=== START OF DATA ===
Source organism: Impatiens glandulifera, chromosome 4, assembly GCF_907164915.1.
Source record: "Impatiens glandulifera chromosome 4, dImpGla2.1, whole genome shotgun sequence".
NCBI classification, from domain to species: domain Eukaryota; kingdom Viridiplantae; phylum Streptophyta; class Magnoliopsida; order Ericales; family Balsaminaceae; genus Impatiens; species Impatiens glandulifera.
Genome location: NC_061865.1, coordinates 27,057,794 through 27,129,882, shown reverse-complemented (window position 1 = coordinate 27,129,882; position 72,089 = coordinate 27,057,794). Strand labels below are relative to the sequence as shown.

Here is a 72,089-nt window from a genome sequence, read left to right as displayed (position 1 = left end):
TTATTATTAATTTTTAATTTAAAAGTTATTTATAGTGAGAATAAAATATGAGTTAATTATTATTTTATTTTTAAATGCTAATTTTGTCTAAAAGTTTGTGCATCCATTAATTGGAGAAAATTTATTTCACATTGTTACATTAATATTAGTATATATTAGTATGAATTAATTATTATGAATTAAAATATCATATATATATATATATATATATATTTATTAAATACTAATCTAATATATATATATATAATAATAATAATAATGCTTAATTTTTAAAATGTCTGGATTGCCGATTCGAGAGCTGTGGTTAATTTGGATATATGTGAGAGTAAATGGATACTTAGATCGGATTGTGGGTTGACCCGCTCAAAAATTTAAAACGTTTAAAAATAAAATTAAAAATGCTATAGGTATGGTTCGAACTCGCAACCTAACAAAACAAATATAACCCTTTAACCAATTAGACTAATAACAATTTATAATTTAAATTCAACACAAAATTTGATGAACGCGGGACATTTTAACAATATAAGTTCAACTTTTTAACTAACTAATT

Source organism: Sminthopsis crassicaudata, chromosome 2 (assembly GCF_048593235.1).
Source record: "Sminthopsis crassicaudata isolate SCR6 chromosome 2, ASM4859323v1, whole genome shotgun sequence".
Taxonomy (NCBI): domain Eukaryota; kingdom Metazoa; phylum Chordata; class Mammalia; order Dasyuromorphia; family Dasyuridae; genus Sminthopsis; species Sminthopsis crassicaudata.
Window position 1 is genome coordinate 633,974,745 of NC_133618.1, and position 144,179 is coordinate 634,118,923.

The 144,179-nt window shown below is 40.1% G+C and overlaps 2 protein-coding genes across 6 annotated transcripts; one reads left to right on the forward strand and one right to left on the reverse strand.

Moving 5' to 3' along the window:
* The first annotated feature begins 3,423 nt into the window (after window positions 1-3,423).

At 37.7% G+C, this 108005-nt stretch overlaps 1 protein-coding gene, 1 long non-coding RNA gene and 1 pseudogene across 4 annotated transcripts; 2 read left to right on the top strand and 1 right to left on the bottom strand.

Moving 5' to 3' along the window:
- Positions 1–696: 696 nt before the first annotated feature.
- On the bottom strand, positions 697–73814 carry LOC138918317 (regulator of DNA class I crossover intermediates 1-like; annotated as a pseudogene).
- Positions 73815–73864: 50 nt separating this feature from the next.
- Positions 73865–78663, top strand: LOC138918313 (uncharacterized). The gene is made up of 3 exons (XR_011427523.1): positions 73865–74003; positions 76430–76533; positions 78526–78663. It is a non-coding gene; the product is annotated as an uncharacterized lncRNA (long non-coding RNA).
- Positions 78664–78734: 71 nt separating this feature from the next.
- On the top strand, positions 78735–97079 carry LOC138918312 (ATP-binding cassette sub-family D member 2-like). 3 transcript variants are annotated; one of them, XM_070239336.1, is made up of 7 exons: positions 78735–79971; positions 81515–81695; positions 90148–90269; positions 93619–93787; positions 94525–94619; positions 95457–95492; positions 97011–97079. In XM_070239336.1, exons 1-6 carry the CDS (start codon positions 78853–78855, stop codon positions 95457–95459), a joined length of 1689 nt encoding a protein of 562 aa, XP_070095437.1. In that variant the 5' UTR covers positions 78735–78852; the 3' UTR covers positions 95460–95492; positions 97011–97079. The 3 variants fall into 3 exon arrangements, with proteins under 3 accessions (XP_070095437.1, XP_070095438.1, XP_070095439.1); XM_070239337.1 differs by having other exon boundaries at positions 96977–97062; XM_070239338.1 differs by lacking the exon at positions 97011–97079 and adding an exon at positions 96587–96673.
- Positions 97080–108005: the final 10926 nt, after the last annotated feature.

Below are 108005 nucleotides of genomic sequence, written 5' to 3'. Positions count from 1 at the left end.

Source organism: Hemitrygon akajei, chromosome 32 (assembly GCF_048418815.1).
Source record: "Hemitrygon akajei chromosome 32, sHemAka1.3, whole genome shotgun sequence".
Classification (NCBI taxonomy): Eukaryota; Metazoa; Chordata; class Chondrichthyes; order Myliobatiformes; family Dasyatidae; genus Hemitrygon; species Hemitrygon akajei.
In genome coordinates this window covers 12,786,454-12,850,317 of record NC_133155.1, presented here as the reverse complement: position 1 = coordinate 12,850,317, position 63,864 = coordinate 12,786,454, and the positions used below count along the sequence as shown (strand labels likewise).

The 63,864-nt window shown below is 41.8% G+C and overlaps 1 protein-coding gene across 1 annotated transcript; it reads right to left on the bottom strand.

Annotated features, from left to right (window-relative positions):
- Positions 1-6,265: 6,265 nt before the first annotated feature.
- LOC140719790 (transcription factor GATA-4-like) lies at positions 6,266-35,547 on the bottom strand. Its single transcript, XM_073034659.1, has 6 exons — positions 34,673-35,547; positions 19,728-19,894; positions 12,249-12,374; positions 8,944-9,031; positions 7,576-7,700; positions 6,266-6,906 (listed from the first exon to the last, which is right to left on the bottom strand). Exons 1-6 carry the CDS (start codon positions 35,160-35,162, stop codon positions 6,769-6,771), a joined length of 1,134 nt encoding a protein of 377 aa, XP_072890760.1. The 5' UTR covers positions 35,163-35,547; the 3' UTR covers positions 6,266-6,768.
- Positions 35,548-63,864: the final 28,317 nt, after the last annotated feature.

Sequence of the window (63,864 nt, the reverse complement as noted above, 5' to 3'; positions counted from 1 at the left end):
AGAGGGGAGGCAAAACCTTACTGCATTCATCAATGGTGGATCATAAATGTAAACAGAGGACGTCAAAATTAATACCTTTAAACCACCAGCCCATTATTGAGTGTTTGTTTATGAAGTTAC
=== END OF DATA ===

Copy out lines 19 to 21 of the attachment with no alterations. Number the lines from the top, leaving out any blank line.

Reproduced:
- Positions 73865–78663, top strand: LOC138918313 (uncharacterized). The gene is made up of 3 exons (XR_011427523.1): positions 73865–74003; positions 76430–76533; positions 78526–78663. It is a non-coding gene; the product is annotated as an uncharacterized lncRNA (long non-coding RNA).
- Positions 78664–78734: 71 nt separating this feature from the next.
- On the top strand, positions 78735–97079 carry LOC138918312 (ATP-binding cassette sub-family D member 2-like). 3 transcript variants are annotated; one of them, XM_070239336.1, is made up of 7 exons: positions 78735–79971; positions 81515–81695; positions 90148–90269; positions 93619–93787; positions 94525–94619; positions 95457–95492; positions 97011–97079. In XM_070239336.1, exons 1-6 carry the CDS (start codon positions 78853–78855, stop codon positions 95457–95459), a joined length of 1689 nt encoding a protein of 562 aa, XP_070095437.1. In that variant the 5' UTR covers positions 78735–78852; the 3' UTR covers positions 95460–95492; positions 97011–97079. The 3 variants fall into 3 exon arrangements, with proteins under 3 accessions (XP_070095437.1, XP_070095438.1, XP_070095439.1); XM_070239337.1 differs by having other exon boundaries at positions 96977–97062; XM_070239338.1 differs by lacking the exon at positions 97011–97079 and adding an exon at positions 96587–96673.